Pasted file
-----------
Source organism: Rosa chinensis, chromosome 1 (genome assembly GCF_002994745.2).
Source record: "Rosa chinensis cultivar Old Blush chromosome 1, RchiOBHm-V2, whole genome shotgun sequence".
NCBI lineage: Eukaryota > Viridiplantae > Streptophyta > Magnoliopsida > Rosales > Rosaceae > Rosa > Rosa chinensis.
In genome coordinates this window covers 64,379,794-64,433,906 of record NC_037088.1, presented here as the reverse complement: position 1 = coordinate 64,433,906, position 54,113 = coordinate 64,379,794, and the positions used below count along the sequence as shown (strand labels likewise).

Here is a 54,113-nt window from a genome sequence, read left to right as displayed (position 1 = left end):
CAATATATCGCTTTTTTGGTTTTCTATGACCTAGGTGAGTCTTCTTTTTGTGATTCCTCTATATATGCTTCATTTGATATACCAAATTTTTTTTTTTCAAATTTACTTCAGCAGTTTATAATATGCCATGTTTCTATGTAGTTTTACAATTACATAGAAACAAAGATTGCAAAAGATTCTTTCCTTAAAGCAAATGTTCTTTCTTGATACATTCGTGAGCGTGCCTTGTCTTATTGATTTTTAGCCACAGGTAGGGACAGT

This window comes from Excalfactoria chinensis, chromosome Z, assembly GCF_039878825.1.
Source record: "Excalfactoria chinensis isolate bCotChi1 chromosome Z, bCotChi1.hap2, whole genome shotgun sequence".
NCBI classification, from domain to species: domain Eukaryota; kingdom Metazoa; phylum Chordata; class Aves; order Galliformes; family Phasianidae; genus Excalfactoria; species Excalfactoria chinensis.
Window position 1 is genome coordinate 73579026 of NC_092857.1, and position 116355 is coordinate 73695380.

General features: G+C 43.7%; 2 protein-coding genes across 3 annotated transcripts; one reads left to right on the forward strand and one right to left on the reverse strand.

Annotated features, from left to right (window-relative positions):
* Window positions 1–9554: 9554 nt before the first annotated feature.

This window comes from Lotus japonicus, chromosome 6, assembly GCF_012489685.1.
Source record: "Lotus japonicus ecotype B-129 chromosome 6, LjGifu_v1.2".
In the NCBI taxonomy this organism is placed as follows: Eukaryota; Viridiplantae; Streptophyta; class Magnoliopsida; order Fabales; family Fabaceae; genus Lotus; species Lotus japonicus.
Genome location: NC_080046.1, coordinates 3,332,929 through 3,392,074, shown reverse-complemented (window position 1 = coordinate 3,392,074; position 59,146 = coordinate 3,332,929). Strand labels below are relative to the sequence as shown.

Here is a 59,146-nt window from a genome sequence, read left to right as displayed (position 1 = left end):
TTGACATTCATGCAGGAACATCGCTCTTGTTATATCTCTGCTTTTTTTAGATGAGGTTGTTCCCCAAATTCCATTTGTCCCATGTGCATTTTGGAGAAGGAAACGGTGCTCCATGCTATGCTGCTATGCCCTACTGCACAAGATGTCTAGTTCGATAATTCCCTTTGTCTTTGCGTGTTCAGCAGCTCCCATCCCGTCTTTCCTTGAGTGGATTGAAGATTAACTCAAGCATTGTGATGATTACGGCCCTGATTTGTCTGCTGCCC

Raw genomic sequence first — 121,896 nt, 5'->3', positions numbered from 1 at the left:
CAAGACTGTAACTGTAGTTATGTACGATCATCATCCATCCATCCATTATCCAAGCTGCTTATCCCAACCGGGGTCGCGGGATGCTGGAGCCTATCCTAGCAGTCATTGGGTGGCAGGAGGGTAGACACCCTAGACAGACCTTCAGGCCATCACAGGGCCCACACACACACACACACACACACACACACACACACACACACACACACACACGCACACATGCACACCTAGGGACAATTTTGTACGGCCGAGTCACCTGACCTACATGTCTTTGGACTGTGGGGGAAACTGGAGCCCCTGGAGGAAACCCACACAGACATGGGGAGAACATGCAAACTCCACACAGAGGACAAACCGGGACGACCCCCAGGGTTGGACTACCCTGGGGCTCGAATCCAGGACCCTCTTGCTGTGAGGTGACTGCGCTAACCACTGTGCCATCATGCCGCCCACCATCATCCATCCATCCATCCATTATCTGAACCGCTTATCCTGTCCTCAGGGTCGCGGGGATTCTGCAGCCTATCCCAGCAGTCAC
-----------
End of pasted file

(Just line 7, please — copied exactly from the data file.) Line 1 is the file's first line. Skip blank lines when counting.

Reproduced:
This window comes from Excalfactoria chinensis, chromosome Z, assembly GCF_039878825.1.